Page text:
University leaders envisioned the future, and that future was online. Now, the little institute of higher learning that the late Rev. Jerry Falwell, the founder of the Moral Majority, envisioned as being the pride of Lynchburg, Virginia, and the Petri dish for developing conservative true believers and activists, has grown to become the largest private nonprofit university in the nation, the largest university in Virginia, the largest Christian university in the world, and one that has the second largest enrollment in online education courses for any non-profit university in the world.

Welcome to Liberty University, where they are "Training Champions for Christ," and where a few months back, those "champions" were mandated to hear Senator Ted Cruz announce his presidential candidacy and, later, during graduation season, many "champions" heard Jeb Bush deliver a commencement address.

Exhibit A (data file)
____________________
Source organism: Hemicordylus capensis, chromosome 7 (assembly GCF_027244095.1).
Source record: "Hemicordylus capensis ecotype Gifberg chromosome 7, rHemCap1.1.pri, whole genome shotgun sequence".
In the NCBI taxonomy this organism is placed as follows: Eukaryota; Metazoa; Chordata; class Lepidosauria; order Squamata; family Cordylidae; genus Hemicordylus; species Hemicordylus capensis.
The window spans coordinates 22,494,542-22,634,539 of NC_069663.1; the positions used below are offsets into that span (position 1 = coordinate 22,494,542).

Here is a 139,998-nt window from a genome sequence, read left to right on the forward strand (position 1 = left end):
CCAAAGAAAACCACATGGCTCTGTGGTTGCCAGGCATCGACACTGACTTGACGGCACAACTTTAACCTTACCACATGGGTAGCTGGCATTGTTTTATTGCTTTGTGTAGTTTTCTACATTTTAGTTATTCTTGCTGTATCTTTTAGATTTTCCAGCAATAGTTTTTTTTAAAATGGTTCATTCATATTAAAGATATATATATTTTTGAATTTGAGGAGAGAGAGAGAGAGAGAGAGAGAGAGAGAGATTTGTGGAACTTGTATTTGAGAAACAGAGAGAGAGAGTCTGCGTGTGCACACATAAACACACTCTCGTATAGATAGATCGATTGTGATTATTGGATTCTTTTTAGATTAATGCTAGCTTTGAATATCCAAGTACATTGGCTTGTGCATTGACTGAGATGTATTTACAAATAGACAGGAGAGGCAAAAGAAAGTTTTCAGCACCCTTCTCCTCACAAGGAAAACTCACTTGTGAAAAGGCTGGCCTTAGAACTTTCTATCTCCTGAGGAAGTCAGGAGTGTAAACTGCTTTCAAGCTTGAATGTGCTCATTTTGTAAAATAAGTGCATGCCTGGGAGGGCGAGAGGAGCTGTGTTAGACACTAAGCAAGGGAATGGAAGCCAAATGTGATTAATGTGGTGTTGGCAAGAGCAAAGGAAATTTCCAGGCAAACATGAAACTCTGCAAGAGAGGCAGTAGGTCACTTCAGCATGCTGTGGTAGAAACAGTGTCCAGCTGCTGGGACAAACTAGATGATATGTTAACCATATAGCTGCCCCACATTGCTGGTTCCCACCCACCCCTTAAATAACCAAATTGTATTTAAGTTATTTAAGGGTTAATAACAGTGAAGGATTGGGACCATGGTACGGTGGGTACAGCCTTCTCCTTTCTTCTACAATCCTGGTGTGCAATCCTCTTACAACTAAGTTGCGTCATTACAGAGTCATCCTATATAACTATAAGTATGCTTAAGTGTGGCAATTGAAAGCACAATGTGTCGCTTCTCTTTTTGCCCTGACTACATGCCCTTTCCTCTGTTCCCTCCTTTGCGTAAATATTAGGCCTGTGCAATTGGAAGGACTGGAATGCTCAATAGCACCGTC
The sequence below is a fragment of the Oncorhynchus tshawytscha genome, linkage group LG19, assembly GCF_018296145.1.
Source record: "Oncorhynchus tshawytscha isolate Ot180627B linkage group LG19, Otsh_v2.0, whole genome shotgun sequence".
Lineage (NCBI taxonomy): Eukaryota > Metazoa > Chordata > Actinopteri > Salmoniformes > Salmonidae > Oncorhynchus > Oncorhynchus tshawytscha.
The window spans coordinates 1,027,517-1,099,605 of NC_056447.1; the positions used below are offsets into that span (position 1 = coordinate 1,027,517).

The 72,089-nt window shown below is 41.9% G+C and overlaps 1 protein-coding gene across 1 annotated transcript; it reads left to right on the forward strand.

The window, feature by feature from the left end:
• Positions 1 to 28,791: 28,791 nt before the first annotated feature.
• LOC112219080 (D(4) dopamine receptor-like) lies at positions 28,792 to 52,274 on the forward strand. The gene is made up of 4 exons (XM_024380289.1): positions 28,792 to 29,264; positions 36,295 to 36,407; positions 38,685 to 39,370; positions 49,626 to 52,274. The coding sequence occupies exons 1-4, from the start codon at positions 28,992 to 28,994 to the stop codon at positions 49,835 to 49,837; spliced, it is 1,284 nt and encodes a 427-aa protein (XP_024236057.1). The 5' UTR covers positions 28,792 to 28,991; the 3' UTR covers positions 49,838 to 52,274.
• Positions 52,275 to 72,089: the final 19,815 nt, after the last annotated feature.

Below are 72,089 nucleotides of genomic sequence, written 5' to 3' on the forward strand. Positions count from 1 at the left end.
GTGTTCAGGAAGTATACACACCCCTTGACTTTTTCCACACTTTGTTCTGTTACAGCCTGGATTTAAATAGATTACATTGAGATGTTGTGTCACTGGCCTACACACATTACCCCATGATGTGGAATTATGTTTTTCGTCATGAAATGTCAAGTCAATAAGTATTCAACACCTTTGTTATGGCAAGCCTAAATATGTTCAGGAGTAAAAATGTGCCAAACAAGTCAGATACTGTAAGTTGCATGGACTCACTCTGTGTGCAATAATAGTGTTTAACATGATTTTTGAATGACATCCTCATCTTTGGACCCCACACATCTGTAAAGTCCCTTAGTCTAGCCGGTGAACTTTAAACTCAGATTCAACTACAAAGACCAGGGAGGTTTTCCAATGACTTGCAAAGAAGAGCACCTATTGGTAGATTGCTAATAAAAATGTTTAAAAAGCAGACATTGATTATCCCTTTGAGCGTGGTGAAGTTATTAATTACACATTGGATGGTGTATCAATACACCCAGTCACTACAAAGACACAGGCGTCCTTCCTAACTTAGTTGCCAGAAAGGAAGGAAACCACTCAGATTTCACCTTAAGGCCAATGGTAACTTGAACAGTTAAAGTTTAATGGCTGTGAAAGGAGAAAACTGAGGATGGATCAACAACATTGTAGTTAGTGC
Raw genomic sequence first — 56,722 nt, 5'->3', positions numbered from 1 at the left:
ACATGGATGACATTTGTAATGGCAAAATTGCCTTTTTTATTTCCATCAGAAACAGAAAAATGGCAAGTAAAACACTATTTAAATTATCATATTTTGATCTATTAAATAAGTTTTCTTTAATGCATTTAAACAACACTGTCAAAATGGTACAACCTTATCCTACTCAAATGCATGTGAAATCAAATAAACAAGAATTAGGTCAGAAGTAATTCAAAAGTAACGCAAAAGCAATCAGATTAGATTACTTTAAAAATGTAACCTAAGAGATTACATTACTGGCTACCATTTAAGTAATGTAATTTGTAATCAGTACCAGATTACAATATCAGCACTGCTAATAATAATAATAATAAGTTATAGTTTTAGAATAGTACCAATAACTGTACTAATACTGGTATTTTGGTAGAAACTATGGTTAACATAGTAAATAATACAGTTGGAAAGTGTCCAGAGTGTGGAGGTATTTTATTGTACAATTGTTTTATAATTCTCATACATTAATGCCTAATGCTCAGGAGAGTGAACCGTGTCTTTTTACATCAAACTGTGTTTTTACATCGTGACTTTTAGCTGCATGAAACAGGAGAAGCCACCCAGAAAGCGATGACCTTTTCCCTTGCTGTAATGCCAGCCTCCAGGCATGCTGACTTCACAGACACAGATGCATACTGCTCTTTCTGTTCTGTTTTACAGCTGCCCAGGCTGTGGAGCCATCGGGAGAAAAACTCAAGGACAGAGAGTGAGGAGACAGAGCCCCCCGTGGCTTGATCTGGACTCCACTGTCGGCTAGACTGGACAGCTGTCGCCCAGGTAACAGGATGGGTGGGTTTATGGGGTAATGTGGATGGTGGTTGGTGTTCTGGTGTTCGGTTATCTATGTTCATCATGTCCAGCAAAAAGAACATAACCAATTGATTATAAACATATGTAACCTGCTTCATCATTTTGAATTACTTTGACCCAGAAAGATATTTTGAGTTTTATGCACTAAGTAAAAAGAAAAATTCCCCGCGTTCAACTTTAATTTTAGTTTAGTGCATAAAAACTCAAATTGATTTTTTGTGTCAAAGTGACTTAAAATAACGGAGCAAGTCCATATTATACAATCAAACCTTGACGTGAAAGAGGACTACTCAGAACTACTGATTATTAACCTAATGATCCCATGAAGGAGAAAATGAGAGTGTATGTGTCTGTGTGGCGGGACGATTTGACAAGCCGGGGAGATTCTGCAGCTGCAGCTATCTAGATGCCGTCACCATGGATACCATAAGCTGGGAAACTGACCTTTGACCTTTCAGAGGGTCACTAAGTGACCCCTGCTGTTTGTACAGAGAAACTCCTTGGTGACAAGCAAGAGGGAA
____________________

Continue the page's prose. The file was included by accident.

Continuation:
(4 comments, 1192 words in story)
Pluck Of The Irish: Same-Sex Marriage Vote Shows Yearning For An End To Clerical Domination
Rob Boston printable version print page     Bookmark and Share
Mon Jun 08, 2015 at 11:57:37 AM EST

A provocative headline from Reuters news service last week caught my eye. "Irish plunge stake through Catholic Church's heart," it read.

The headline is perhaps a bit hyperbolic. The column, by John Lloyd, co-founder of the Reuters Institute for the Study of Journalism at the University of Oxford, is a thoughtful analysis of how quickly the Catholic Church's influence has fallen in Ireland - and why that has happened.

(2 comments, 644 words in story)
Religification as a Tool of Massive Resistance to LGBTQ Equality
Frederick Clarkson printable version print page     Bookmark and Share
Sat Jun 06, 2015 at 08:47:40 PM EST